How we’re helping disabled teens access their Child Trust Funds

How we’re helping teens with limited mental capacity access their Child Trust Funds, and what we think should happen next.

The history

Child Trust Funds are long term savings and investment accounts granted to every child born in the UK between 1 September 2002 and the end of 2010.

The scheme aimed to ensure that UK children had savings at the age of 18 and to encourage them to develop good financial habits.

Children were issued vouchers by the Government that their parent or guardian could deposit with a financial services provider to grow until the child can take ownership at 18 and decide what to do with their money.

Child Trust Fund’s coming of age

Child Trust Funds came of age in 2020 when the first generation of Child Trust Fund account holders – born in 2002 – reached the age of 18 and were able to start managing their money.

But it emerged that as many as 200,000 disabled children would potentially be unable to claim their Child Trust Funds because they lacked the mental capacity to manage their money. Parents or guardians were expected to apply to the Court of Protection in order to manage the money on their teen’s behalf.

While the rules help to safeguard vulnerable people from fraud or abuse, it means parents and guardians spending hundreds of pounds in order to help their teens enjoy their money. Channel Four covered the story in August 2020 and media coverage of the issue grew.

How we responded

It is very important that we protect all customers including those who are most vulnerable.

While a Court of Protection document provides the highest level of confidence, and in the first instance this is sought, we are willing to explore other documentation that the parent or guardian may to have to evidence that they are responsible for managing their teen’s financial affairs.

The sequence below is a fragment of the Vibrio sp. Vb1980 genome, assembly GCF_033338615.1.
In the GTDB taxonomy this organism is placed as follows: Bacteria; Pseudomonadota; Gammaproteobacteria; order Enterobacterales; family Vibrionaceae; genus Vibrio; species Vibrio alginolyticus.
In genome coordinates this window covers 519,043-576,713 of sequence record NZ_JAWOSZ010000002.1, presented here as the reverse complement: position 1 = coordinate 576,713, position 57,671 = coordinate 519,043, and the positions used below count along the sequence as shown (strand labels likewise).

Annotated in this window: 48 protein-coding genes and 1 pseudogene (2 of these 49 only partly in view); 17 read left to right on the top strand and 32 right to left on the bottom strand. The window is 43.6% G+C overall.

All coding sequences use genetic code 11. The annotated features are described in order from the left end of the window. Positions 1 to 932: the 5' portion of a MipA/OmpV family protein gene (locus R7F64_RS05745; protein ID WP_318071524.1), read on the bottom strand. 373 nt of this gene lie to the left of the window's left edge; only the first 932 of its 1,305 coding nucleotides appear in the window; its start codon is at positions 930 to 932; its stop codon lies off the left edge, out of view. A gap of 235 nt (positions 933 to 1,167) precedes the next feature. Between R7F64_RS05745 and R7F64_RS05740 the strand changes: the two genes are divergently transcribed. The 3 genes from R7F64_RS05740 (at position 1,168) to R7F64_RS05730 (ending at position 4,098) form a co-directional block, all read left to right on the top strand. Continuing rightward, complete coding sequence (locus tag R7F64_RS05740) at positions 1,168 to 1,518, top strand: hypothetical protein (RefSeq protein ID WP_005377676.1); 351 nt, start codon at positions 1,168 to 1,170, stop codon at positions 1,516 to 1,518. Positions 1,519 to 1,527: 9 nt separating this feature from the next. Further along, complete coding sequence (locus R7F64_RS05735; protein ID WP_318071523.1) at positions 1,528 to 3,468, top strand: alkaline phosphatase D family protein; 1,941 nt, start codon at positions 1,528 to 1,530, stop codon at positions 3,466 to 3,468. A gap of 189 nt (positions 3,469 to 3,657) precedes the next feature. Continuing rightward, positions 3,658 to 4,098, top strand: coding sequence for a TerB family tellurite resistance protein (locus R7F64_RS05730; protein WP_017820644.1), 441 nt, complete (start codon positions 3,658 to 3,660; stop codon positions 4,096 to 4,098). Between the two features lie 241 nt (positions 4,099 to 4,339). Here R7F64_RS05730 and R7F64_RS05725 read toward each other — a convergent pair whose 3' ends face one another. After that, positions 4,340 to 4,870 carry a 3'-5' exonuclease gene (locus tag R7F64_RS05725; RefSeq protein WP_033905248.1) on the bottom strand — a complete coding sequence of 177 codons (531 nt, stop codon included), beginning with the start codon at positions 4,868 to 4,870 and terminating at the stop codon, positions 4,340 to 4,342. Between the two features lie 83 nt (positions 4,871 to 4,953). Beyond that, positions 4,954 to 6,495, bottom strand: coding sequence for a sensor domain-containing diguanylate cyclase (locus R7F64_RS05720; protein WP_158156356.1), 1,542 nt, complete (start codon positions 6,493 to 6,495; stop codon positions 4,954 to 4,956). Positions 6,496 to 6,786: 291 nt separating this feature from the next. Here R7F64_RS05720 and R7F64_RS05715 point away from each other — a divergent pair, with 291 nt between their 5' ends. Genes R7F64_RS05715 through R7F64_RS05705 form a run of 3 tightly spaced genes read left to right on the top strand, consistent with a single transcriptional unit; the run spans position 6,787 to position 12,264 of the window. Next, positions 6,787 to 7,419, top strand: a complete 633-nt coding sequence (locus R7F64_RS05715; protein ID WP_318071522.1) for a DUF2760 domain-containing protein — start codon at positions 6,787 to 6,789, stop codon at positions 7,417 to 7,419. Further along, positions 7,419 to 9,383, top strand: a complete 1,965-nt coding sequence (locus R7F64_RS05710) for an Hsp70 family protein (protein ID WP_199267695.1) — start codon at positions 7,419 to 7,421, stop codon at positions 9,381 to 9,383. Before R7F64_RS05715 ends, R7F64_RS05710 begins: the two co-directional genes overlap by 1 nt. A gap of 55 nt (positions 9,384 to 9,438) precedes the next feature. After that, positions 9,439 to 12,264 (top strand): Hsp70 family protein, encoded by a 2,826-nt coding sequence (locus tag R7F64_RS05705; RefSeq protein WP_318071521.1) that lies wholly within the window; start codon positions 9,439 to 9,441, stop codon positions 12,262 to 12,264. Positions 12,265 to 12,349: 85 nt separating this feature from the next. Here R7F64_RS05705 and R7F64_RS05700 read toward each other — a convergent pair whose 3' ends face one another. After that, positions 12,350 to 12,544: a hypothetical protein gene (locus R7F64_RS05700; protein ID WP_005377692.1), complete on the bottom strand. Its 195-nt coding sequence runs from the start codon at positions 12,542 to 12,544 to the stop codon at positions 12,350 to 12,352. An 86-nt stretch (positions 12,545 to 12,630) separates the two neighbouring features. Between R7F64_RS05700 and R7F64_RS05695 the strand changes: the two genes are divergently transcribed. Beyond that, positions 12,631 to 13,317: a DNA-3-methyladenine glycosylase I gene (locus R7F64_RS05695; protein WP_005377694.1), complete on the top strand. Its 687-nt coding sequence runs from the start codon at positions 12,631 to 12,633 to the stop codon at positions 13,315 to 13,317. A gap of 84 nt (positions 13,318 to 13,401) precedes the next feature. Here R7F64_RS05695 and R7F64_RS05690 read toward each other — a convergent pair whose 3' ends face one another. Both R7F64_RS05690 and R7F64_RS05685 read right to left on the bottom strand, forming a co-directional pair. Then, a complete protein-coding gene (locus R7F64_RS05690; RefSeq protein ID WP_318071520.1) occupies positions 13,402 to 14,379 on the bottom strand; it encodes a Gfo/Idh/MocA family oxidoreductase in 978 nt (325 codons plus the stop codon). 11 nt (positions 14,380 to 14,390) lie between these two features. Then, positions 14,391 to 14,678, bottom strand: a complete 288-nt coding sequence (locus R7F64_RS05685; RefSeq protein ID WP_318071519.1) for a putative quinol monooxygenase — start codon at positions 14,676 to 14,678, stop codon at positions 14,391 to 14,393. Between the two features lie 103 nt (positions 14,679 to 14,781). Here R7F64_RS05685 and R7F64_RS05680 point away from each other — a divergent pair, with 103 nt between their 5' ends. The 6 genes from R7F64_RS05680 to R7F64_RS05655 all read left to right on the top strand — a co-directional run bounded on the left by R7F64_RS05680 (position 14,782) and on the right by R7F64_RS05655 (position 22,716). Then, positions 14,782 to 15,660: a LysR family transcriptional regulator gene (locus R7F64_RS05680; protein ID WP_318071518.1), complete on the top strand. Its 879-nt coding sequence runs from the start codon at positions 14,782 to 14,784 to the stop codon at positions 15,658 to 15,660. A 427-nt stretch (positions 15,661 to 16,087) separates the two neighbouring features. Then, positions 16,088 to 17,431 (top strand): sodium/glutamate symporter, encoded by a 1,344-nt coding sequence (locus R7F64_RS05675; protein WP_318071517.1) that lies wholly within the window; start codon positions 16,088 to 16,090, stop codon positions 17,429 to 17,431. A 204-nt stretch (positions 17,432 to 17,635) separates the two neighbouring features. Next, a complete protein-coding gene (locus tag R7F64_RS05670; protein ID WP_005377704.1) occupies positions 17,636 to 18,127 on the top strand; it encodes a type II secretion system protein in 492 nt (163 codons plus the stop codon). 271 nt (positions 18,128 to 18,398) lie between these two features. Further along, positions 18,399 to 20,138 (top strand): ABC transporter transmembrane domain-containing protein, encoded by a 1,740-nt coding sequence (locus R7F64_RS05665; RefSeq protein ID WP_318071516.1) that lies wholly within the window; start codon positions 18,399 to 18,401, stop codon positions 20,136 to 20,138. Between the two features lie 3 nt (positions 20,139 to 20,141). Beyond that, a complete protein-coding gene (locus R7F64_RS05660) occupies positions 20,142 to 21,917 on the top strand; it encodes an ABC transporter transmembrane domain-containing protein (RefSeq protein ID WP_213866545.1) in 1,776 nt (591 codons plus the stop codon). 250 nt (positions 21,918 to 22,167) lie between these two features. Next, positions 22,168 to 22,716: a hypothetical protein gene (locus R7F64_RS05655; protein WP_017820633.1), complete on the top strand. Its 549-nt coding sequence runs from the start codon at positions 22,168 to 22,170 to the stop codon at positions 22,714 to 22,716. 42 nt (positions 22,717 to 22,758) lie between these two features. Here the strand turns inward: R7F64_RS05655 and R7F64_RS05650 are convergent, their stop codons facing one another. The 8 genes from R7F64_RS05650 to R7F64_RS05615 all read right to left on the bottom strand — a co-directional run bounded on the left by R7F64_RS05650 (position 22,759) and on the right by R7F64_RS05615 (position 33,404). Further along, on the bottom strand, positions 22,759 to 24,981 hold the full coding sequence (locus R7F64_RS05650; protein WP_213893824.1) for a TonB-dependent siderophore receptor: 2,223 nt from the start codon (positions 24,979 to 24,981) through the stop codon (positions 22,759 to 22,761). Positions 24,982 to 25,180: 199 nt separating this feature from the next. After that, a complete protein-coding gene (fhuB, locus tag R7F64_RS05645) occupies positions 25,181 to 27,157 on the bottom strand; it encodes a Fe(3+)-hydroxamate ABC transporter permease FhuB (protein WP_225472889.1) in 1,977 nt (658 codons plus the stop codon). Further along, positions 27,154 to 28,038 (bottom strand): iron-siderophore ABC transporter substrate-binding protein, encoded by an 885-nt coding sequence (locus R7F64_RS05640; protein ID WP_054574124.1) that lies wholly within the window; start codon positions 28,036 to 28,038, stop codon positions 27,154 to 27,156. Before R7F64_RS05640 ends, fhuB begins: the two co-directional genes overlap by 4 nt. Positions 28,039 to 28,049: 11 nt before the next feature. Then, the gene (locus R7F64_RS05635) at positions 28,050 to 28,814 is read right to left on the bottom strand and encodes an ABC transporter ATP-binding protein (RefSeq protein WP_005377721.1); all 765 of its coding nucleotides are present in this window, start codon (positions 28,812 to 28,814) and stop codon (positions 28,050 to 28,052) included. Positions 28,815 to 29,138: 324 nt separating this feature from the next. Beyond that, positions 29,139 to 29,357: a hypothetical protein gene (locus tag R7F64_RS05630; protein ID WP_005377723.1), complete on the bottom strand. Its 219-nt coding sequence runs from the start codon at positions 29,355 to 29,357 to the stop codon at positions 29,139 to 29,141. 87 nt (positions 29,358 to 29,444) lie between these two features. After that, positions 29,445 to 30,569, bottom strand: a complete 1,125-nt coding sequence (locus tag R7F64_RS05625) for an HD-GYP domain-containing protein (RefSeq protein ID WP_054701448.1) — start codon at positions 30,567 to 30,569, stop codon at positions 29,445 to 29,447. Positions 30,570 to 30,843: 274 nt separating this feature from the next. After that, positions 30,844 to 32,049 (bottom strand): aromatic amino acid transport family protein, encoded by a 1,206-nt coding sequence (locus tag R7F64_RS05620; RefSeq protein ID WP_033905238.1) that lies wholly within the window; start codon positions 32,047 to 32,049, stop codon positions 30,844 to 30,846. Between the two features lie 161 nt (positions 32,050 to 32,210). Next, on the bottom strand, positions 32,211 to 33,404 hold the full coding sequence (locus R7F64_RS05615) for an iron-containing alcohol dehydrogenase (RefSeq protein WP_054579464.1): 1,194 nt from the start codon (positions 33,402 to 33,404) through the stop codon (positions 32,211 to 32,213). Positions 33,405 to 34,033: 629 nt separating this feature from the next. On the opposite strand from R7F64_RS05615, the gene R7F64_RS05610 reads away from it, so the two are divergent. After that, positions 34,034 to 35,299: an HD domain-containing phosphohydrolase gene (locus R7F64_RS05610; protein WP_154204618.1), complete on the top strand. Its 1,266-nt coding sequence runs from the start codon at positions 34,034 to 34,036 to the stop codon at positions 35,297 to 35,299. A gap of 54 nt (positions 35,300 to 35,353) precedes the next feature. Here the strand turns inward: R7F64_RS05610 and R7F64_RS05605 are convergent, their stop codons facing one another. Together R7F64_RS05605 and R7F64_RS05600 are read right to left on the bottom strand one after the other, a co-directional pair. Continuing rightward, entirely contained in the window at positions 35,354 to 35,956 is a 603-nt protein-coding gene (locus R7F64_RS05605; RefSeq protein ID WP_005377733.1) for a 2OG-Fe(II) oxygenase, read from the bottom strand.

How the Ministry of Justice responded

In December the Ministry of Justice waived court fees for parents or guardians applying to the Court of Protection seeking access to a Child Trust Fund for this reason.

We feel this does not go far enough

We recognise the need for vital safeguards to protect the child’s money however, the solution suggested by the Ministry of Justice necessitates complex legal paperwork that will take days to complete.

There may be other legal costs such as solicitors’ fees to cover and we believe these funds would be far better used to support the child’s needs.

We believe the time and cost implications of going to the Court of Protection are fundamentally unfair.  All young people deserve to be able to have equal access to their child trust fund savings and the process outlined by the Ministry of Justice clearly demonstrates that they would not.

Paul Bridgwater, OneFamily’s Head of Investments said:

“Whilst we look forward to the working group’s recommendations on streamlining the process, these will take some time and we feel that their conclusions will come too late for many families.

“We have already backed our industry bodies - TISA, UK Finance and the BSA - in lobbying the Ministry of Justice for new draft guidance for Child Trust Fund providers that would enable a simplification of the process for families.

“In the meantime, we have independently chosen to adopt a more flexible and customer focused approach, to see if there might be way for our customers to access their balances without the need of a Court of Protection Order.

“Every case is different, but in some circumstances it is possible for us to release the funds.  We can do this by considering the documents and identification that the person managing the young person’s financial affairs may already have.

“We would encourage other Child Trust Fund providers to follow our example.”

If you are in this situation, please give us a call on 0344 8 920 920. Calls are free from UK landlines. Lines are open Mon to Fri, 9am - 7pm, and Sat, 9am - 1pm